No evidence ISIL used chemical weapons
Islamic State has released dozens of prisoners held in jails in the districts of the northern Iraqi city of Mosul that remain under its control, residents said on Saturday.
The release of the prisoners is another sign that the militants are being overwhelmed by the US-backed Iraqi offensive that started on October 17 last year to dislodge them from Mosul, their last major city stronghold in Iraq.
Among those released were people who had been caught selling cigarettes, violating a smoking ban, or in possession of a mobile phone and, therefore, suspected of communicating with the outside world, the residents said.
Iraqi forces dislodged IS from the eastern side of Mosul in January, and, on February 19, launched the offensive on the districts located west of the Tigris river.
The state-run TV said on Friday that about half western Mosul has been taken back from the militants who are besieged in the old city centre and districts to the north.
One of the men, who was released, said two militants got him out of a basement where he was held captive with other people, blindfolded the group and drove them away on a bus.
“After driving a distance, we stopped and they told us to remove the blindfolds and then they said go, you are free,” he said over the phone, adding that about 25 prisoners were on the bus.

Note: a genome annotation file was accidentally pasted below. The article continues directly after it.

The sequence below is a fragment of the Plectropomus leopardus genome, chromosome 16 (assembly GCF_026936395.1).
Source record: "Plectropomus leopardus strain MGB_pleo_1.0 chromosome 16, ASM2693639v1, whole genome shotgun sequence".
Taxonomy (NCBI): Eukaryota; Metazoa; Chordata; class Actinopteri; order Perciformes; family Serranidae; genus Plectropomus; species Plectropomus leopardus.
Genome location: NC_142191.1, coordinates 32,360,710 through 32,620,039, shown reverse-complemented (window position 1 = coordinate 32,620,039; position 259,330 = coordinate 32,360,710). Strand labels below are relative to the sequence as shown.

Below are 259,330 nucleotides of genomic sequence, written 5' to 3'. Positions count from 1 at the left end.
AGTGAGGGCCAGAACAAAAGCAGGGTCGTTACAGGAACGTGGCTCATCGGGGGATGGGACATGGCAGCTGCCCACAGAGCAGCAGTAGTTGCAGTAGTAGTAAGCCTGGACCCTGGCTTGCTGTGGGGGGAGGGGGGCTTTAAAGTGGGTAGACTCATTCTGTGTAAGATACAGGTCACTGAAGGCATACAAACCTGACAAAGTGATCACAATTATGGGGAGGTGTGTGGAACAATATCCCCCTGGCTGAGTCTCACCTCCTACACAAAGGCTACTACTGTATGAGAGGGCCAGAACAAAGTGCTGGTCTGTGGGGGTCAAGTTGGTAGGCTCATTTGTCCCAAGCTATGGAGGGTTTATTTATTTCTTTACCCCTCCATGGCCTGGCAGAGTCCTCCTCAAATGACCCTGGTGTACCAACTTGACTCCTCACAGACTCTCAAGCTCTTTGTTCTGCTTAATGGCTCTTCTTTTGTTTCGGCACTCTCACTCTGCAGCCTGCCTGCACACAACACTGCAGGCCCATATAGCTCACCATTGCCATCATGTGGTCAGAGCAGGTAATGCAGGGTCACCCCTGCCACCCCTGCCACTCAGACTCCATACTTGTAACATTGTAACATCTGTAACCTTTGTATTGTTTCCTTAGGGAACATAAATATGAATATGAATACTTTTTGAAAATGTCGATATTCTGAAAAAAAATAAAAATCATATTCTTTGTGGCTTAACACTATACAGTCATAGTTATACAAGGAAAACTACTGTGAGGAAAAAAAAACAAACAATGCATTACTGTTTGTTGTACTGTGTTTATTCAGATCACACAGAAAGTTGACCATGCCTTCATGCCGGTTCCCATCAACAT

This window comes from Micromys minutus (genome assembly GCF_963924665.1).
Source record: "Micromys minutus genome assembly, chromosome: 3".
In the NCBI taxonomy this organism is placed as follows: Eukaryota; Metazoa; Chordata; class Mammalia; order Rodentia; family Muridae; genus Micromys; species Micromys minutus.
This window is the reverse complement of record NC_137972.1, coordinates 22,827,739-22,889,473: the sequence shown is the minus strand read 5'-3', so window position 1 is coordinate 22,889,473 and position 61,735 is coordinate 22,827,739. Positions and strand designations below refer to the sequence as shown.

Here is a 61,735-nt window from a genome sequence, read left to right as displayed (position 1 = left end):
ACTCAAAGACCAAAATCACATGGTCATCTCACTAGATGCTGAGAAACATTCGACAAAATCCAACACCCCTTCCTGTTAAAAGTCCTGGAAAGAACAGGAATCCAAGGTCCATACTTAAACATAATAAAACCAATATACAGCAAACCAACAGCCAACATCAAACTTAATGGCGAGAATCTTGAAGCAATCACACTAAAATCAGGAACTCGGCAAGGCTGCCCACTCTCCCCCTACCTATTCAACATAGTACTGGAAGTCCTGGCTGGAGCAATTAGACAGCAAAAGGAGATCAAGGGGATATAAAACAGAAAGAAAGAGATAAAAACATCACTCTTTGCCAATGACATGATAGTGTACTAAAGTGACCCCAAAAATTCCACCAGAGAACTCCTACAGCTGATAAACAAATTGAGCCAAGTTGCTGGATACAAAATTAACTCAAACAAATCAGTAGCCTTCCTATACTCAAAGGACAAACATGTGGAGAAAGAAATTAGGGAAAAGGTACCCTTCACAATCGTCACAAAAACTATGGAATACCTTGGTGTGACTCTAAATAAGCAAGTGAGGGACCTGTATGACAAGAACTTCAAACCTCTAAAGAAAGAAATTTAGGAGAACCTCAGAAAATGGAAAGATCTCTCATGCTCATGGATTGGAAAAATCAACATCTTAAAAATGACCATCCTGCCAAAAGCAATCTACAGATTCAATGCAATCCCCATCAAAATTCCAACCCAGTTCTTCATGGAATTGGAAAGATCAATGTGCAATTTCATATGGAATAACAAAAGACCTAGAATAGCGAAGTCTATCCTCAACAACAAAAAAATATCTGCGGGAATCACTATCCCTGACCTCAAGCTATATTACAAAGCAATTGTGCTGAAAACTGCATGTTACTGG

The man, who requested not to be identified, said that he spent two weeks in prison for selling cigarettes. One Mosul resident said his brother had suddenly reappeared at their house on Friday after spending a month in captivity for possessing a mobile phone.
Meanwhile, Mohamed Ali Alhakim, Iraq’s ambassador to the United Nations, has said there is “no evidence” that ISIL fighters have used chemical weapons in Mosul, where they are battling an offensive by US-backed Iraqi forces. His comments on Friday came nearly a week after medical workers said that several people, including women and children, had been treated for possible exposure to chemical weapons agents in Mosul since the start of the month.
Alhakim said he spoke with officials in Baghdad and “there was really no evidence that Daesh has used this chemical weapon”.
Daesh is another name for ISIL, which stands for Islamic State of Iraq and the Levant, and is also known as ISIS.— Agencies